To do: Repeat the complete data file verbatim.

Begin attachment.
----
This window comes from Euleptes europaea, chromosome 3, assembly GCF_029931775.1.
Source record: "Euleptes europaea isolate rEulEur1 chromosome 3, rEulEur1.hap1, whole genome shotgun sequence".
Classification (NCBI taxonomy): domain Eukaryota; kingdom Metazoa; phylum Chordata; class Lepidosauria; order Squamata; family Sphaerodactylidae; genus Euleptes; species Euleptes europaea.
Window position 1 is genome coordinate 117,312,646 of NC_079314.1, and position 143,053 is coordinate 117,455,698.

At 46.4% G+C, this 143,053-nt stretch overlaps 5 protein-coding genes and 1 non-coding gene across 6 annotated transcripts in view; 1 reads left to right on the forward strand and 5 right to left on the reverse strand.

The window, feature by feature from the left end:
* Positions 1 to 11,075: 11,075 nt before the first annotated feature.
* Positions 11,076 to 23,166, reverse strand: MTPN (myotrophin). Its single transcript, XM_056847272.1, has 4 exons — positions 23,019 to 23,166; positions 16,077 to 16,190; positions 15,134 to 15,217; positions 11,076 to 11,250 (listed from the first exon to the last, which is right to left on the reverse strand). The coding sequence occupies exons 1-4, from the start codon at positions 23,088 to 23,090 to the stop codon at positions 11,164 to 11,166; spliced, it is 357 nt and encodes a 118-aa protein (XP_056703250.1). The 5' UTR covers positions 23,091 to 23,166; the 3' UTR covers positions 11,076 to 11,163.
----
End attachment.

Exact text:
This window comes from Euleptes europaea, chromosome 3, assembly GCF_029931775.1.
Source record: "Euleptes europaea isolate rEulEur1 chromosome 3, rEulEur1.hap1, whole genome shotgun sequence".
Classification (NCBI taxonomy): domain Eukaryota; kingdom Metazoa; phylum Chordata; class Lepidosauria; order Squamata; family Sphaerodactylidae; genus Euleptes; species Euleptes europaea.
Window position 1 is genome coordinate 117,312,646 of NC_079314.1, and position 143,053 is coordinate 117,455,698.

At 46.4% G+C, this 143,053-nt stretch overlaps 5 protein-coding genes and 1 non-coding gene across 6 annotated transcripts in view; 1 reads left to right on the forward strand and 5 right to left on the reverse strand.

The window, feature by feature from the left end:
* Positions 1 to 11,075: 11,075 nt before the first annotated feature.
* Positions 11,076 to 23,166, reverse strand: MTPN (myotrophin). Its single transcript, XM_056847272.1, has 4 exons — positions 23,019 to 23,166; positions 16,077 to 16,190; positions 15,134 to 15,217; positions 11,076 to 11,250 (listed from the first exon to the last, which is right to left on the reverse strand). The coding sequence occupies exons 1-4, from the start codon at positions 23,088 to 23,090 to the stop codon at positions 11,164 to 11,166; spliced, it is 357 nt and encodes a 118-aa protein (XP_056703250.1). The 5' UTR covers positions 23,091 to 23,166; the 3' UTR covers positions 11,076 to 11,163.